No rest for restaurant guides in 2008

The economy may be cooling down, but that hasn't prevented the competition among restaurant review guides from heating up. USA TODAY's Jerry Shriver talked to the heads of the three guides to find out what's on their plates for 2008.


The France-based company, which has been the dominant voice in hotel and restaurant ratings in Europe for more than a century, continues to widen its scope with the release this month of Michelin Guide Tokyo 2008, its first Asian venture (a $12.95 English-language edition arrives in January). Michelin surprised the food world by awarding Tokyo's eateries 191 stars, the most of any city anywhere. Eight restaurants received the top three-star rating. (By comparison, Paris has 98 total stars and 10 three-star restaurants.)

Earlier this fall, the company published new editions of its New York and San Francisco guides and introduced its first guides for Los Angeles and Las Vegas. Michelin director Jean-Luc Naret says additional cities in the USA and Asia will be added within the next two years but won't say where. "It's definitely a big step for us."

In the two new domestic guides, Joel Robuchon at the Mansion in the MGM Grand in Las Vegas is the only restaurant to win three-star recognition from the team of anonymous inspectors. "All these (Las Vegas) restaurants have incredible potential — it's all about consistency, so next year should be better for some," Naret says.

Also in 2008, Michelin plans to develop a stronger site for the USA, he says. In Europe, its is the most-visited travel site, he says, and provides visitors with tools such as maps, driving directions and GPS navigation. "We just need to adapt that for the U.S.," he says.

Zagat Survey

Having conquered the domestic market with its dark-red restaurant guides during the past two decades, Zagat continues to widen its coverage here and abroad, using its trademark populist survey approach. This summer, the company launched, a website that makes dining and travel content viewable on smart phones and other mobile devices. A redesigned site with improved mapping technology is scheduled to make its debut in December.

"Two years ago, we surveyed maybe 45 cities, and now there are 88. By the end of 2008, we could be up to 120," says Tim Zagat, company co-founder with wife Nina.

In March, the company will launch its first-ever guides for Beijing and Hong Kong and an updated guide for Shanghai, in anticipation of the Summer Olympics in Beijing. Among 20-plus U.S. cities under consideration for 2008 are Memphis, Nashville, Buffalo, Pittsburgh, Santa Fe, and Louisville, as well as Aspen, Colo., Charleston, S.C., and Savannah, Ga. Depending on the amount of information the survey collects, some cities will get their own guide, some will be folded into existing guides, and some will wind up as online-only content, Zagat says.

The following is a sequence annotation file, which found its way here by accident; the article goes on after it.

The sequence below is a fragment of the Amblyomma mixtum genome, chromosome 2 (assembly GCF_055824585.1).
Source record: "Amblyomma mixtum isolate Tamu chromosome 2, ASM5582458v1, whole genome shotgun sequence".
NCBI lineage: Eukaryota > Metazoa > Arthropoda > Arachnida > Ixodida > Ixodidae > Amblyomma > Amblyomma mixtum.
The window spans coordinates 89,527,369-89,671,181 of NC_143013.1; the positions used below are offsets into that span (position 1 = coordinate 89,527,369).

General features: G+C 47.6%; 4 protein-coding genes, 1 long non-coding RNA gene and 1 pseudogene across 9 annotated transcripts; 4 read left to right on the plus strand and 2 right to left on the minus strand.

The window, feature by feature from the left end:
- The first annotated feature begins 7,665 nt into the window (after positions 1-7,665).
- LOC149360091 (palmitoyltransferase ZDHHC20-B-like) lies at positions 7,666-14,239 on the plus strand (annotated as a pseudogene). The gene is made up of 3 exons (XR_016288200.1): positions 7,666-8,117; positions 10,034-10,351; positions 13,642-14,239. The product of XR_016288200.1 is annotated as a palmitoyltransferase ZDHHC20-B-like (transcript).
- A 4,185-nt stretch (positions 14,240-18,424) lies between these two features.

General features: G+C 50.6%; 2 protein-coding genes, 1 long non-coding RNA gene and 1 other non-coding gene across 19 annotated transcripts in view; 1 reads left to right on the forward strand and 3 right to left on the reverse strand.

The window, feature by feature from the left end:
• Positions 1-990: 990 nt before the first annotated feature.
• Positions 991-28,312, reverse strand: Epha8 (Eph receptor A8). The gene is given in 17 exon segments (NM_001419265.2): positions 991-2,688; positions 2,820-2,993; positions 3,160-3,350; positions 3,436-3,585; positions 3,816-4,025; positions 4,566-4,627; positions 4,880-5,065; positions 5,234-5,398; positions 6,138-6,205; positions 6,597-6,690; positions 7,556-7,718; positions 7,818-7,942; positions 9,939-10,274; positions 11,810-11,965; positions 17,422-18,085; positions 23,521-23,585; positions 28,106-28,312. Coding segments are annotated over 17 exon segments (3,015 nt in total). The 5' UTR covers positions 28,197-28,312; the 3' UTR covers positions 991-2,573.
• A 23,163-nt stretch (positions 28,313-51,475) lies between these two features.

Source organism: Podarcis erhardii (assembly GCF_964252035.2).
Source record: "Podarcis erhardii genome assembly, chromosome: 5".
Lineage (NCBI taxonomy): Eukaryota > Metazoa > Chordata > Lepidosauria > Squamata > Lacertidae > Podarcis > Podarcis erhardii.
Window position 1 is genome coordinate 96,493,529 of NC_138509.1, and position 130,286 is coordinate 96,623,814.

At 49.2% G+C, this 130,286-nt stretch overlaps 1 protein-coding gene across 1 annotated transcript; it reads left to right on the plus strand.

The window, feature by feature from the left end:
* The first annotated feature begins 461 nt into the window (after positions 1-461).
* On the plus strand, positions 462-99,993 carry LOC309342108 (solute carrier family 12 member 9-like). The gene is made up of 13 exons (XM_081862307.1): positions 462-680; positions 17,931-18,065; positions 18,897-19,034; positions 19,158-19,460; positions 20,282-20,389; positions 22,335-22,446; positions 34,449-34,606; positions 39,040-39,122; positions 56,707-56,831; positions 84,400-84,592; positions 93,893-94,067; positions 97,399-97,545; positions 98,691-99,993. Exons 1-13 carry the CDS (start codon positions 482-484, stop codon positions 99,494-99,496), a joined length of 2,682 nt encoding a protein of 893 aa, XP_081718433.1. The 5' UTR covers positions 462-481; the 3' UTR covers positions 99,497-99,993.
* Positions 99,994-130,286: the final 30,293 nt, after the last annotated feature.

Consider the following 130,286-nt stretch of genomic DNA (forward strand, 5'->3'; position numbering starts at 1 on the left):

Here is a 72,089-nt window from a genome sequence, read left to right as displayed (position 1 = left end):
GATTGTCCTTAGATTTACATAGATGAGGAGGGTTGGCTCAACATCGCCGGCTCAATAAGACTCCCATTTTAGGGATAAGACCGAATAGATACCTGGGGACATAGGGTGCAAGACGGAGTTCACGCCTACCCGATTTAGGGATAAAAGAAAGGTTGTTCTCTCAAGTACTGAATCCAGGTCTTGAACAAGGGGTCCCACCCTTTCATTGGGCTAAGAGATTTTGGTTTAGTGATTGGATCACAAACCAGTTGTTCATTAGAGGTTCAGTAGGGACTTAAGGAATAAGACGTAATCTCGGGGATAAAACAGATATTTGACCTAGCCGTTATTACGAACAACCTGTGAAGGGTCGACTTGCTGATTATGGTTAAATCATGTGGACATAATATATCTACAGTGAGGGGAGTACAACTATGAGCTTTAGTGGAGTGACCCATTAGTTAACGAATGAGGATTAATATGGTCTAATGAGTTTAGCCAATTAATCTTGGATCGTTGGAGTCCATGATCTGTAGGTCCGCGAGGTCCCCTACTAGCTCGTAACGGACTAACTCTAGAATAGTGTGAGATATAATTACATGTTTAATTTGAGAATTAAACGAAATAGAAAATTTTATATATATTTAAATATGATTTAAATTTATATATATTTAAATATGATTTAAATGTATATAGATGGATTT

Zagat also plans to expand its new series of combined guides that include reviews of hotels, spas, tourist attractions and nightlife and shopping options as well as restaurants. New Orleans and London launched this year, and that concept will expand to Las Vegas and other cities in 2008.

"Most people think of us first as a restaurant source, but we're doing a lot more," Tim Zagat says.

Opinionated About Dining

Steve Plotnicki believes it's possible to combine elements of the Zagat populist approach and Michelin's ultra-discerning rating method into a guide that's more timely and meaningful for experienced diners.

A veteran music industry executive based in New York, Plotnicki has been writing a fine-dining blog ( for five years. Earlier this year, he invited about 500 of his most widely traveled readers to participate in a survey of the world's top restaurants. He weighted those responses, based upon the reviewers' experience with international dining, and in October began publishing some of the results on The final results are to be published in book form in March as The Top 100 Restaurants in North America & Europe, which he plans to sell through the website.

"It occurred to me that the best information was coming from people who had the most dining experience," says Plotnicki, who notes that his current panelists have eaten at an average of 125 of the world's best restaurants.

By using one panel overall instead of the collection of mostly local panels that Zagat uses, and by updating his entries frequently instead of once every year or two as do Zagat and Michelin, Plotnicki thinks he has "come up with a better wheel."

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